[4] The agency intended to make separate awards under each CLIN, and the protester's proposals and the agency's evaluation of them differed in certain respects across the CLINs. Comments at 3 n.2. However, the protest grounds primarily challenge areas of the evaluation that were the same or similar across all three CLINs. Accordingly, this decision will not address the evaluations for each CLIN separately, except in those cases where the proposals and evaluations meaningfully differed and those differences are relevant to the protest grounds before us.

[5] Notably, the proposal includes a heading "Locations of Offices, Staff, Materials, and Equipment," and a subheading "Equipment," but there is no specific information under that subheading concerning the location of any of the equipment discussed. See, e.g., AR, Tab 12, Vol. 1, § 1, Protester's Technical Proposal for CLIN 0001 at 2-4. While some of the narrative describes procuring equipment on an as-needed basis, which would preclude discussion of the equipment's location, the narrative also proposes to self-furnish certain categories of equipment, but no location or locations are identified. Id.

[6] For example, while there is a brief discussion of document review, it is limited to identifying who will review certain planning documents that do not represent a significant portion of the necessary documents. See, e.g., AR, Tab 12, Vol. 1, § 1, Protester's Technical Proposal for CLIN 0001 at 12; MOL at 12.

[7] The protester did not propose identical project lists for each CLIN, and was not assigned such a weakness under CLIN 0001. Comments at 13; AR, Tab 15, Technical Evaluation Panel Report for CLIN 0001 at 113.

[8] The project text indicates that [DELETED] "performed [a] treatability test successfully" before incorporating it into several designs, but this is the only such example suggesting direct implementation, and it can be reasonably read to suggest a demonstration or prototyping activity rather than direct implementation as part of remediation. See, e.g., AR, Tab 12, Vol. 1, Protester's Technical Proposal for CLIN 0001, § 2, at 7.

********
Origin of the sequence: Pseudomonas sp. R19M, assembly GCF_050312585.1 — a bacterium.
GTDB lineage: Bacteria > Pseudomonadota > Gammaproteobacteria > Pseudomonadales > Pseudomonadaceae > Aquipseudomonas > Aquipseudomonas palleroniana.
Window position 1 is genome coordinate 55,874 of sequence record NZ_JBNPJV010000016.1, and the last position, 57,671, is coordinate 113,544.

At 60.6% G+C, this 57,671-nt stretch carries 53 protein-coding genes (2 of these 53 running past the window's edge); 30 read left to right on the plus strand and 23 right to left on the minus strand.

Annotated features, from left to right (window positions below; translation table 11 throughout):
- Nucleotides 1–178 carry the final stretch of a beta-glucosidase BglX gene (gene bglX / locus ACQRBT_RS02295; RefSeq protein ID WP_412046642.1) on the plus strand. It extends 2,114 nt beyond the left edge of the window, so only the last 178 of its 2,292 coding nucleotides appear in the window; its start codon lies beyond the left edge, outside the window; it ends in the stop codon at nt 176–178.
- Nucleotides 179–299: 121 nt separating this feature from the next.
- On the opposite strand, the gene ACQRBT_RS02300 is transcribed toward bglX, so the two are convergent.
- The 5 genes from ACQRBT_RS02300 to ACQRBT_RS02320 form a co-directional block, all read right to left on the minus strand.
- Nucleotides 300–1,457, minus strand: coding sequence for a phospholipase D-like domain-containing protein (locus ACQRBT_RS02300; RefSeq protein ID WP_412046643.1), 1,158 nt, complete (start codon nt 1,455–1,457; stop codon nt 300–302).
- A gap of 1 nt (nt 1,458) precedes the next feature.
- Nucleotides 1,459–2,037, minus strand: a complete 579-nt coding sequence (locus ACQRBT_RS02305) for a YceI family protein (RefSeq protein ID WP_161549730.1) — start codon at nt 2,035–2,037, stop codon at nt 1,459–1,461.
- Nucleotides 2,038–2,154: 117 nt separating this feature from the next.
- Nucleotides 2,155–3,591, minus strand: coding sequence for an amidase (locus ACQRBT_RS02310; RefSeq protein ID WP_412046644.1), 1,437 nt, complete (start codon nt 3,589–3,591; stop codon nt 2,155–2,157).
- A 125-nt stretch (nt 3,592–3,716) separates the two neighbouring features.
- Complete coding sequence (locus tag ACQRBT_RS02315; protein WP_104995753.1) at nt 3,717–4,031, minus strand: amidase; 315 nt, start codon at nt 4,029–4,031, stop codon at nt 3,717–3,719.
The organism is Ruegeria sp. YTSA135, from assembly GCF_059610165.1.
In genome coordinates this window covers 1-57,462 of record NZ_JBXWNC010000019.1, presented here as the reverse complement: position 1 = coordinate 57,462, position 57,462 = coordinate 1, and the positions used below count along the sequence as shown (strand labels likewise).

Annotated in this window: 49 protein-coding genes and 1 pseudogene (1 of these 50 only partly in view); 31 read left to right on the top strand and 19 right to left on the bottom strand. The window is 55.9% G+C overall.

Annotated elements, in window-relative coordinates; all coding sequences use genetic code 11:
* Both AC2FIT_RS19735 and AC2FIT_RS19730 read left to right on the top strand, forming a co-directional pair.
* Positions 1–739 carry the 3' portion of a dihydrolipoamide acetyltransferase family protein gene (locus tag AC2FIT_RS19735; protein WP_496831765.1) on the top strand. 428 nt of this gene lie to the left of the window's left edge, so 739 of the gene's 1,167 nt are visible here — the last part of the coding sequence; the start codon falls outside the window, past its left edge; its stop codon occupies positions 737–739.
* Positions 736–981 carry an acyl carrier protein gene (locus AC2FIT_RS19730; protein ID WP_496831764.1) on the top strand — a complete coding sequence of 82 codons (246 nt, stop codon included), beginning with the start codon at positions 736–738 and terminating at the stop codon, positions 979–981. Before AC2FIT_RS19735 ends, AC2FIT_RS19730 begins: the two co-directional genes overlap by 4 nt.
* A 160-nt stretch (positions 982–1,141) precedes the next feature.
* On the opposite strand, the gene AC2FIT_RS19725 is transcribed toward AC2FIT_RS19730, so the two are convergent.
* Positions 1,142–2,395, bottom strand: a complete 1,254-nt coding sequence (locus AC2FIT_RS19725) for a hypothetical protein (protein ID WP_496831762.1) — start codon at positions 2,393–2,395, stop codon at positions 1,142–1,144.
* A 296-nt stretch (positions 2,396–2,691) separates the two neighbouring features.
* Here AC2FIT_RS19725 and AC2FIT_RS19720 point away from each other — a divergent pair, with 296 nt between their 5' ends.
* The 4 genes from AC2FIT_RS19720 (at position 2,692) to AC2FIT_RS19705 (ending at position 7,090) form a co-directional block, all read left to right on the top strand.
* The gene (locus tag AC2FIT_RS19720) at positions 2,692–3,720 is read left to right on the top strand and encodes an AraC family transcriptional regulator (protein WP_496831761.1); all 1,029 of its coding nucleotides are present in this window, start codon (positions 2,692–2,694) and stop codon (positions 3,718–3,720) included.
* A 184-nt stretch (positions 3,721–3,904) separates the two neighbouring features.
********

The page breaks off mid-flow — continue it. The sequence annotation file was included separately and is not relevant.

[9] Additionally, we note that the protester received the same overall technical rating of "acceptable" under all three CLINs despite the fact that it did not receive a significant weakness for corporate experience under CLIN 0001. AR, Tab 15, Technical Evaluation Panel Report for CLIN 0001 at 113, 119. Accordingly, we note that even were this argument concerning inconsistent evaluation timely, it is unclear if the protester could show competitive prejudice resulting from the alleged inconsistency in the agency's evaluation. See, e.g., American Cybernetic Corp., B-310551.2, Feb. 1, 2008, 2008 CPD ¶ 40 at 2-3 (prejudice is an essential element to every viable protest, and where an agency's improper actions did not affect the protester's chances of receiving award, there is no basis for sustaining the protest).

[10] The protester additionally contests certain other weaknesses identified in the technical evaluation, but not discussed in the agency's competitive range determination. Comments at 25-26. The agency contends that it did not rely on those weaknesses in its final decision, as evidenced by their absence from the agency's competitive range determination, which represents the agency's final decision document. MOL at 23-24. The agency argues that those weaknesses identified in the technical evaluation, but not in the competitive range determination were not part of its final evaluation, and therefore did not prejudice the protester. Id. Here, the record reflects that the competitive range determination included a specific and detailed discussion of each strength and weakness assigned to the protester's proposal, with the exception of the weaknesses in question. AR, Tab 18, Competitive Range Determination at 172-173. Given the level of detail included in the competitive range determination, we believe the agency's subsequent explanation for their omission is consistent with the record, and, accordingly, that the weaknesses in question are not relevant because they did not form part of the basis of the agency's final evaluation or its competitive range decision.

[11] We note that elements of the protester's proposal, not specifically referenced by the protester in its pleadings, appear to reference data protection and backups in a very limited way. For example, the protester's proposal notes that electronic records will be stored on site computers with appropriate back up or on a secure storage system described elsewhere in its proposal. See AR, Tab 12, Vol. 3, Construction Quality Control Plan for CLIN 0001 at 27. However, the proposal does not provide any meaningful detail about those elements, e.g. how backups will be conducted, what the features of an appropriate backup are, or how the protester has secured its storage system.

[12] The only additional information clearly applicable to training of subcontractor employees involves minimum radiological training. See, e.g., AR, Tab 12, Vol. 3, Protester's Quality Management Plan for CLIN 0001 at 19.